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  Reply # 2164948 21-Jan-2019 19:08
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Netflix lost a lawsuit with the US "National Association of the Deaf (NAD)"

It sets a legal good precedent for all US streaming services.

https://www.3playmedia.com/2015/07/23/nad-v-netflix-ada-lawsuit-requires-closed-captioning-on-streaming-video/

"National Association of the Deaf" vs Netflix:
"Americans with Disabilities Act" Lawsuit Requires Closed Captioning on Streaming Video


The internet offers a unique challenge: how do we ensure that all of our digital products, services, and communications are accessible to people with disabilities? What are companies required to do to accommodate such users?

Federal disability laws await comprehensive updates to keep pace with the digital world. The Americans with Disabilities Act (ADA) will get input from the DOJ in 2018.

Section 508 of the Rehabilitation Act got an ICT refresh in 2015 to reflect WCAG 2.0 accessible web design best practices.

Aside from direct amendments to the laws, disability case law has played a major role in setting precedent for how the ADA applies to the internet. One landmark case: NAD v. Netflix.

The Complaint

In June 2011, the National Association of the Deaf (NAD) filed suit against Netflix, citing their lack of closed captioning for streaming video as a violation of the ADA.

Netflix offers mail-order DVDs, which abide by FCC closed captioning rules, but its “Watch Instantly” online streaming service was not captioned.

Since more than half of all Americans watch Netflix, the video streaming service must be made accessible to deaf and hard of hearing viewers.

NAD President Bobbie Beth Scoggins explained:

“We have tried for years to persuade Netflix to do the right thing and provide equal access to all content across all platforms. They chose not to serve our community on an equal basis; we must have equal access to the biggest provider of streamed entertainment. As Netflix itself acknowledges, streamed video is the future and we must not be left out.”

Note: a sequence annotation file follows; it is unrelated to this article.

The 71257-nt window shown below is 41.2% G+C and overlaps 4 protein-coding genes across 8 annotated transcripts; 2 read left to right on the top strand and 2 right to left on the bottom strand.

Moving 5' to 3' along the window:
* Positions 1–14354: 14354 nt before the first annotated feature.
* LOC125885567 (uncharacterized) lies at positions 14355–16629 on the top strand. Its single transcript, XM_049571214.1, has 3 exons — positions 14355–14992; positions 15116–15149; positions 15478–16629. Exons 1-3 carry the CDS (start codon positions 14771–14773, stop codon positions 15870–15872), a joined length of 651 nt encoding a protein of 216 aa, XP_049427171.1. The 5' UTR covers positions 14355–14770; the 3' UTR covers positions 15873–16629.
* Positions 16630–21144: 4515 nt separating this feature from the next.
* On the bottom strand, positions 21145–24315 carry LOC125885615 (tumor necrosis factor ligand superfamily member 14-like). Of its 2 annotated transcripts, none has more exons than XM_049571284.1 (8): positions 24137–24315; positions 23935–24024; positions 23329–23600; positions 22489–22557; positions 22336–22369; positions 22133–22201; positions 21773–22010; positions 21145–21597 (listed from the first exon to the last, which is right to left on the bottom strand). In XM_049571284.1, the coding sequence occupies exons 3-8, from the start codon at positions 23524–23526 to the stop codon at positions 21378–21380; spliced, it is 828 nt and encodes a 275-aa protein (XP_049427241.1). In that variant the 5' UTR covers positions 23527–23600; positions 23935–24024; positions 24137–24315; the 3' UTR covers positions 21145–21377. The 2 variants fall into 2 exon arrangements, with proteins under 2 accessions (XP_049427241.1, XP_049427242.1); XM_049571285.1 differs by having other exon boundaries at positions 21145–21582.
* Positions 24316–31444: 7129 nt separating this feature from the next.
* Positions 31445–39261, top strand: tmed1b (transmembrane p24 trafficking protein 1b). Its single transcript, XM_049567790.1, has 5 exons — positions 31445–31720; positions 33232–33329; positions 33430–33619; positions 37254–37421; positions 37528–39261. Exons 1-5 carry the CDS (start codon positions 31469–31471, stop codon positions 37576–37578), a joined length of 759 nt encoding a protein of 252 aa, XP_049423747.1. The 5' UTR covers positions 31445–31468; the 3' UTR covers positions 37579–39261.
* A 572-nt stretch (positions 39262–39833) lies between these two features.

...
Judge Ponsor ruled that:

It would be “irrational to conclude” that “places of public accommodation are limited to actual physical structures.

“In a society in which business is increasingly conducted online, excluding businesses that sell services through the internet from the ADA would run afoul of the purpose of the ADA. It would severely frustrate Congress’s intent that individuals with disabilities fully enjoy the goods, services, privileges, and advantages available indiscriminately to other members of the general public.”


In other words, the judge ruled in favor of the NAD’s argument that Netflix is subject to the ADA and therefore must provide closed captioning for streaming web video.

Netflix was ordered to caption its streaming video library by 2014, and to continue captioning content published thereafter. It also paid the NAD $755,000 for legal fees and damages.

Conflicting Rulings

It’s important to note that the ruling in NAD v. Netflix was a Massachusetts district court decision, not a US Supreme Court decision. That means that this ruling provides precedent for the ADA’s interpretation in regards to digital businesses, but it not the law of the land, officially. That leaves room for different interpretations and sometimes conflicting rulings.

In 2011, Netflix was the target of a different closed captioning lawsuit, Cullen v. Netflix. In that case, the judge ruled that Netflix is not subject to the ADA because it is not a physical place – the exact opposite decision from NAD v. Netflix. This ruling is unpublished, however, which means it is not intended to set a legal precedent.

What NAD v. Netflix Means for the ADA

The NAD v. Netflix lawsuit sent a strong message to video creators and distributors that the ADA may apply to your online content. This has far-reaching implications for other entertainment companies that stream video online, like Hulu or HBO Go. It can also affect how the ADA is interpreted in cases of educational video, such as the closed captioning lawsuit against Harvard and MIT.

Note that in the years since this case, Congress passed the 21st Century Communications and Video Accessibility Act (CVAA), which applies FCC closed captioning rules to any online video content that previously aired on American television with captions. This erased any doubt that streamed TV shows need captions.

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  Reply # 2164949 21-Jan-2019 19:10
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I can't see the point of paying Disney monthly when, if you want those movies, you can buy them from apple/google/bluray etc.

 

I watched the "Pirates of the Caribbean" movies with my kids over the holiday... I just bought the ones I didn't have.

 

Now if I was subscribed, I'm not going to watch them again so why would I pay Disney again NEXT month??? Same with Marvel, Pixar, etc... I'm not re-watching them every single month, and if I do (deadpool, but still not monthly) I'll buy it.

 

I'll stick with the variety of Netflix (docos, originals, black mirror, stand up comedy, and some random movies that I'd never watch again) and Amazon (old movies and TGT).

 

 

 

Plus, how many geeks that like star wars, don't already have star wars?

 

Even I have the first three (and think they're pretty crap) laughing